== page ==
Local

Metro Detroit Ranks 2nd In ‘Hypertension Hotspots’

View Comments
Healthy Heart Awareness
Read More

CBS Detroit (con't)

Affordable Care Act Updates: CBSDetroit.com/ACA

Health News & Information: CBSDetroit.com/Health

DETROIT (WWJ) - Southeast Michigan is number two on a just-released national list of hypertension hotspots.

WWJ spoke with Dr. Susan Steigerwalt, a hypertension specialist at Providence Hospital, who said the state’s economy is playing a role, with some patients now skipping doctor visits and blood pressure pills to save money.

She said it also has to do with diet and environment.

“It’s related to our overweight and inactive physical lifestyle, as well as dietary habits like sugared beverages and fast food. But there’s also a genetic predisposition that makes us quote-unquote set up to develop high blood pressure,” Steigerwalt said.

Steigerwalt said, in particular, drinking pop, can raise your blood pressure, although researchers don’t quite know why.

“There are large studies that have recently been done that have shown that sugar alone, in that form, may help increase blood pressure. We think it may be mediated through an increase in uric acid,” she said.

Here’s the Top 10 list compiled by Sperling’s BestPlaces (sponsored by Takeda Pharmaceuticals North America)

1. Memphis, Tenn./Miss./Ark.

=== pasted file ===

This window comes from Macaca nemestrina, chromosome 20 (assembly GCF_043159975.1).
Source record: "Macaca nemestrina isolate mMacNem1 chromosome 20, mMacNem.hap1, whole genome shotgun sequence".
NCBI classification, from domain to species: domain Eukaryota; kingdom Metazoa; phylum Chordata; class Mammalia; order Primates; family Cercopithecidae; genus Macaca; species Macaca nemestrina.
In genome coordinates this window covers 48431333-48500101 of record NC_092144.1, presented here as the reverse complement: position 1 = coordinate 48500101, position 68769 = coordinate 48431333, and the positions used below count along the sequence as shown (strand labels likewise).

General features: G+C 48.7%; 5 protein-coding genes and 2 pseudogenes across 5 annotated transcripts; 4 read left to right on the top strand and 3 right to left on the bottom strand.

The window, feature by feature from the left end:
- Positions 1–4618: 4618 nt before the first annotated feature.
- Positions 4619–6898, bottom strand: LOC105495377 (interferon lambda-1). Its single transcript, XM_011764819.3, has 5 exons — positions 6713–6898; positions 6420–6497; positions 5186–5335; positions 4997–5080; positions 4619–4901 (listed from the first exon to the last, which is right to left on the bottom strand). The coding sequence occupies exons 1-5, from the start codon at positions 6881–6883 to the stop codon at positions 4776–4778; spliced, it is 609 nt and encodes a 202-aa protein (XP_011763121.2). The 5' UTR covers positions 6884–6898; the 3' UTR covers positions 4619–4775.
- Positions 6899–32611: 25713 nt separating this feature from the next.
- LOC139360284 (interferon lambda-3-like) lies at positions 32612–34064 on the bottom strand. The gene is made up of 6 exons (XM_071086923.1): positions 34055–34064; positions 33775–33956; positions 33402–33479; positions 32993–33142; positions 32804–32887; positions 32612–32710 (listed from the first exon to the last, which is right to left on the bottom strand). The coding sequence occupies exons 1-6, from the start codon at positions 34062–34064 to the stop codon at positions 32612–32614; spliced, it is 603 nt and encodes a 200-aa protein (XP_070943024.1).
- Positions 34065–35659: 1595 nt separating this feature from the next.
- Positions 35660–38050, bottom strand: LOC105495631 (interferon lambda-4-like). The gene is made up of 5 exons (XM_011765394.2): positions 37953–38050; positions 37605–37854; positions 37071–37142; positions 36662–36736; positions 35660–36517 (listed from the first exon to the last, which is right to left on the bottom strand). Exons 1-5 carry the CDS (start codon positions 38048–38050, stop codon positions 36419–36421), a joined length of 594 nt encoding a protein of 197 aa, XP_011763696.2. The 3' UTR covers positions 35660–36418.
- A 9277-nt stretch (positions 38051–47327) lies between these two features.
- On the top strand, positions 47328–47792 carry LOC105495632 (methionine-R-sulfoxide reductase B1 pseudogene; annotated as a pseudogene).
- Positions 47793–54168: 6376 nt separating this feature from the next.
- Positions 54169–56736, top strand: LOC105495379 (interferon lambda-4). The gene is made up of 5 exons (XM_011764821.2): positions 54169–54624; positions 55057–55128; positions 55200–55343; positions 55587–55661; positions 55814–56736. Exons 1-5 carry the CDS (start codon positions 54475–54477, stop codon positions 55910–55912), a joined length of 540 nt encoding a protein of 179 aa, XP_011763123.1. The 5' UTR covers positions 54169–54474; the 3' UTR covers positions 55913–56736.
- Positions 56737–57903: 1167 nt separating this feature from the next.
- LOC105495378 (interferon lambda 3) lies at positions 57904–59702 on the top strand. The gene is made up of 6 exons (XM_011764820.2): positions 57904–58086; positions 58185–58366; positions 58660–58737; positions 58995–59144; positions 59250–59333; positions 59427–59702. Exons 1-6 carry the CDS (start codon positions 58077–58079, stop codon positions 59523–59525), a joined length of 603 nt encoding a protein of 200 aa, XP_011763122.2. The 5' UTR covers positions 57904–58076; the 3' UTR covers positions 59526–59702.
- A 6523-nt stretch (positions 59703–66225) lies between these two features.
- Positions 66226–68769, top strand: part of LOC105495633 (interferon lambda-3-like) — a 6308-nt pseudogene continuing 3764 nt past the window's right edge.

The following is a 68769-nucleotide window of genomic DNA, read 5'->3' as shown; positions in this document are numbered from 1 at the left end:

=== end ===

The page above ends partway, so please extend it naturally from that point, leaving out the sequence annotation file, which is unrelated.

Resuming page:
2. Detroit-Livonia-Dearborn, Mich.

3. Louisville-Jefferson County, Ky./Ind.

4. Birmingham-Hoover, Ala.

5. Dayton, Ohio

6. Pittsburgh, Pa.

7. Buffalo-Niagara Falls, N.Y.

8. St. Louis, Mo./Ill.

9. Oklahoma City, Okla.

10. Tampa-St. Petersburg-Clearwater, Fla.

Hypertension is defined as elevated blood pressure about 140 mm Hg or greater systolic or 90 mm Hg or greater diastolic. High blood pressure typically has no symptoms. Of Americans who have hypertension,reports say an estimated 20 percent are still unaware they have it. If left uncontrolled, doctors say hypertension can lead to serious health problems, including heart attack, stroke, kidney disease and congestive heart failure.

Having high blood pressure can also shorten life expectancy by about five years.

“The reality is hypertension is a widespread health concern that can lead to serious health consequences such as stroke and heart attack if left
uncontrolled,” said Michael Bloch, M.D., American Society of Hypertension board-certified clinical hypertension specialist from Reno, Nev.

“Hypertension is treatable, so there is no reason for patience to wait to begin lowering their blood pressure and get to goal,” he said.

Visit this link to see a full list of the 50 Hypertension Hot Spots and get more information about controlling hypertension.

View Comments
blog comments powered by Disqus
Follow

Get every new post delivered to your Inbox.

Join 2,053 other followers